Fresh off a convincing victory Tuesday night over endorsed Democrat Keith Wilkowski, Mike Bell said yesterday he felt good about winning, but was not overwhelmed.
"I'm so used to high-profile employment I've been very relaxed through this whole thing," Mr. Bell said. "But understand what it's going to take to turn it around, so that keeps you very real."
Added Toledo's former fire chief: "It's great to get the coaching job, but you've got to get the team up and running."
Toledo's unofficial mayor-elect said he plans to have a transition team and at least some of his cabinet in place by the time he takes office Jan. 4.
But first, as he said during the campaign, Mr. Bell intends to take a vacation now that the election is over. He said he would be gone 7 to 10 days, to an undisclosed location, and would use some of that time to think about his transition.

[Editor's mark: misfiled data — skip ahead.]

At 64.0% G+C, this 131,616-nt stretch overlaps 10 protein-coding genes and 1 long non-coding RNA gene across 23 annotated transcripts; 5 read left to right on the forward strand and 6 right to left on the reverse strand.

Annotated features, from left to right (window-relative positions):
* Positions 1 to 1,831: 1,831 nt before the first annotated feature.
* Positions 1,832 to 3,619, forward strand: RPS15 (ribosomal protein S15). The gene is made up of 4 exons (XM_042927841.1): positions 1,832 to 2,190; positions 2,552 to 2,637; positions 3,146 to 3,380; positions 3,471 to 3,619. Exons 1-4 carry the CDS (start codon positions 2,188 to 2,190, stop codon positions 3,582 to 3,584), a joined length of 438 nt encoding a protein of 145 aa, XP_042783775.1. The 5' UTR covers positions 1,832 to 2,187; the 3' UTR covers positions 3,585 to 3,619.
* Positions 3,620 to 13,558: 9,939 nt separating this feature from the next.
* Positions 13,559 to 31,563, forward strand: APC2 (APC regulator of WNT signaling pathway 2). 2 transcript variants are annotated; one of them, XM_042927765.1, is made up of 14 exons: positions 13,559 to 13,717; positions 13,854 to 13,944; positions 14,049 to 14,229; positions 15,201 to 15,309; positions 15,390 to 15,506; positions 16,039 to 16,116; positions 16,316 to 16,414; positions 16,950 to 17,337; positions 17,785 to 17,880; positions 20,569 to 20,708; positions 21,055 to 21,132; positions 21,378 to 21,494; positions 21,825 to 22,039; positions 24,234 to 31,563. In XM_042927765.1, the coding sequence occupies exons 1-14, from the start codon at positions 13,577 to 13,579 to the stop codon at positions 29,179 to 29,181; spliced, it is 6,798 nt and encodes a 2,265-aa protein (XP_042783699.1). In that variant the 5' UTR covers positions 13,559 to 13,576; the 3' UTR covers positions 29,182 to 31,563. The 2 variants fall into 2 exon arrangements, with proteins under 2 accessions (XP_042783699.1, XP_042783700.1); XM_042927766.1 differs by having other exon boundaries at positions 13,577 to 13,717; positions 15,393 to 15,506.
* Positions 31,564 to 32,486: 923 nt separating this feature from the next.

Mr. Bell, a lifelong Democrat who ran as an independent, won with 52.3 percent of the vote. The unofficial tally was 35,390 to 32,266, with a 36.9 percent voter turnout.
He carried 18 of Toledo's 24 wards, including all of South Toledo and the 12th Ward where both he and Mr. Wilkowski live. Mr. Wilkowski carried the two wards north of Laskey Road, Point Place, and three East Toledo wards.
Mr. Bell also carried Ward 4, the Lagrange area that was once home to a concentrated population of Polish-Americans who voted reliably Democratic, and where both he and Mr. Wilkowski grew up.
It appeared that Mr. Bell inherited most of those who voted for Republican Jim Moody and independent D. Michael Collins in the primary election, although neither made an endorsement.
"[Mr. Bell] was by and large the second choice for a lot of those people," said Jennifer Sorgenfrei, a campaign spokesman for Mr. Bell.
Andy Douglas, a retired Ohio Supreme Court justice and a Republican, recorded an automated call that was transmitted to Republican voters for Mr. Bell the day before the election.